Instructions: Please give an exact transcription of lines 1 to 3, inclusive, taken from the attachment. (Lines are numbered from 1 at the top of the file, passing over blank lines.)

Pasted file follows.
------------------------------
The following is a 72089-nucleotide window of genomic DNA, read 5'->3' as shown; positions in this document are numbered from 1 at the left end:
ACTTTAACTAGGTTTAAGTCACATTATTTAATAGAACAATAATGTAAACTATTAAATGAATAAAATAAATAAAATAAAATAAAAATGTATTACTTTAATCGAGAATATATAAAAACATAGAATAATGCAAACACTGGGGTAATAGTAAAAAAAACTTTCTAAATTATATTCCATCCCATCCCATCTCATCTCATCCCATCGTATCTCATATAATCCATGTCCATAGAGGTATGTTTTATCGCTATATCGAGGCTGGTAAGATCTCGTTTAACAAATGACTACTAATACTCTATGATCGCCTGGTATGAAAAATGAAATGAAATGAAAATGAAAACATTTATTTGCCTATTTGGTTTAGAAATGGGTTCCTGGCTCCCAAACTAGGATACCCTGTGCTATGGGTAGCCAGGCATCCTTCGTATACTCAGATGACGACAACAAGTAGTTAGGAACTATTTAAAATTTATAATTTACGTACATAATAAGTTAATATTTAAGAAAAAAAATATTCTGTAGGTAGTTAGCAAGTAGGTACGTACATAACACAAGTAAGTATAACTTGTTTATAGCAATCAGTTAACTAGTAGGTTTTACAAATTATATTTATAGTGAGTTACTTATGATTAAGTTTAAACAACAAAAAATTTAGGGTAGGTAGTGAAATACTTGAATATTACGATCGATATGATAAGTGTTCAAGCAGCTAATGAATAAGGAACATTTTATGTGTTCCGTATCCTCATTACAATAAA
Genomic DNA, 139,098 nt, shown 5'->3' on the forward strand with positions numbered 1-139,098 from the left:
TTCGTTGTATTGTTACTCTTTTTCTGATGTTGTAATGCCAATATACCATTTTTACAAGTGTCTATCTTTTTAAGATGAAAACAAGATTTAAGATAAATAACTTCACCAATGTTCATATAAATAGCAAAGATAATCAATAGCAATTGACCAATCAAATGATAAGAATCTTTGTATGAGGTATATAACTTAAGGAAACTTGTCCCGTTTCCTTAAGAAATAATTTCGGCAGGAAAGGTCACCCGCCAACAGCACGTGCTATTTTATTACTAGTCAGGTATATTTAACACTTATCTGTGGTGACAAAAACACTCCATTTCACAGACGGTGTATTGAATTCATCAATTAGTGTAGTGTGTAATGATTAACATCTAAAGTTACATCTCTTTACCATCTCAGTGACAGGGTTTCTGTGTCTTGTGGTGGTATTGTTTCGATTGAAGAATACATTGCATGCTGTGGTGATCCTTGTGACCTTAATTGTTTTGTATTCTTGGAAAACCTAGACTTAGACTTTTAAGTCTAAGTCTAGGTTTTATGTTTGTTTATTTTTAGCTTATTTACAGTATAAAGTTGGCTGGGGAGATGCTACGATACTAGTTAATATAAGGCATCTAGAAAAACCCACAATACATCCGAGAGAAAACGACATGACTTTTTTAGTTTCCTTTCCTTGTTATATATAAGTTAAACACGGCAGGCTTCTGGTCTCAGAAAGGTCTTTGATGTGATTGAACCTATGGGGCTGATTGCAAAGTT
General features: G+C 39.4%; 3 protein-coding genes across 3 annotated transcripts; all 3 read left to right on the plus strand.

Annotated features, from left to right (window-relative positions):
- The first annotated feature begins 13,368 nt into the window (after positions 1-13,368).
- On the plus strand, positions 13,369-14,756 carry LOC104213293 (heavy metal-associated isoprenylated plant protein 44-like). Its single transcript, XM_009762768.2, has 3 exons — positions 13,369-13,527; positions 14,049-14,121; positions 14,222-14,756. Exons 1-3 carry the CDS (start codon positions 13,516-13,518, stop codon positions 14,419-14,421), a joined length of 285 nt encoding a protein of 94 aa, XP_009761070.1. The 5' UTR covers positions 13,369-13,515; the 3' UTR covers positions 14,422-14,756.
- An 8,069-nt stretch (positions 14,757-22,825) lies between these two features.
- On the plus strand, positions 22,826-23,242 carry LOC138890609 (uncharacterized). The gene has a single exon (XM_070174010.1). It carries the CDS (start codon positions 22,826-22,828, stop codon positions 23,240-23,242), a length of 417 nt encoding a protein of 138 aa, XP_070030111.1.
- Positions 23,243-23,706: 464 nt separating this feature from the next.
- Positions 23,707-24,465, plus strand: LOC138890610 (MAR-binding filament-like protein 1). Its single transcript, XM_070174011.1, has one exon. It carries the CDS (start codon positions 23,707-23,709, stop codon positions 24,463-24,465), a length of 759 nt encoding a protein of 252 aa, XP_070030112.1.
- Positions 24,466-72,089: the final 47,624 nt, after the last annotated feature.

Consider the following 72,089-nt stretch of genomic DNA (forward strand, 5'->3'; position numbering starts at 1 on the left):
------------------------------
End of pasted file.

The following is a 72089-nucleotide window of genomic DNA, read 5'->3' as shown; positions in this document are numbered from 1 at the left end:
ACTTTAACTAGGTTTAAGTCACATTATTTAATAGAACAATAATGTAAACTATTAAATGAATAAAATAAATAAAATAAAATAAAAATGTATTACTTTAATCGAGAATATATAAAAACATAGAATAATGCAAACACTGGGGTAATAGTAAAAAAAACTTTCTAAATTATATTCCATCCCATCCCATCTCATCTCATCCCATCGTATCTCATATAATCCATGTCCATAGAGGTATGTTTTATCGCTATATCGAGGCTGGTAAGATCTCGTTTAACAAATGACTACTAATACTCTATGATCGCCTGGTATGAAAAATGAAATGAAATGAAAATGAAAACATTTATTTGCCTATTTGGTTTAGAAATGGGTTCCTGGCTCCCAAACTAGGATACCCTGTGCTATGGGTAGCCAGGCATCCTTCGTATACTCAGATGACGACAACAAGTAGTTAGGAACTATTTAAAATTTATAATTTACGTACATAATAAGTTAATATTTAAGAAAAAAAATATTCTGTAGGTAGTTAGCAAGTAGGTACGTACATAACACAAGTAAGTATAACTTGTTTATAGCAATCAGTTAACTAGTAGGTTTTACAAATTATATTTATAGTGAGTTACTTATGATTAAGTTTAAACAACAAAAAATTTAGGGTAGGTAGTGAAATACTTGAATATTACGATCGATATGATAAGTGTTCAAGCAGCTAATGAATAAGGAACATTTTATGTGTTCCGTATCCTCATTACAATAAA
Genomic DNA, 139,098 nt, shown 5'->3' on the forward strand with positions numbered 1-139,098 from the left: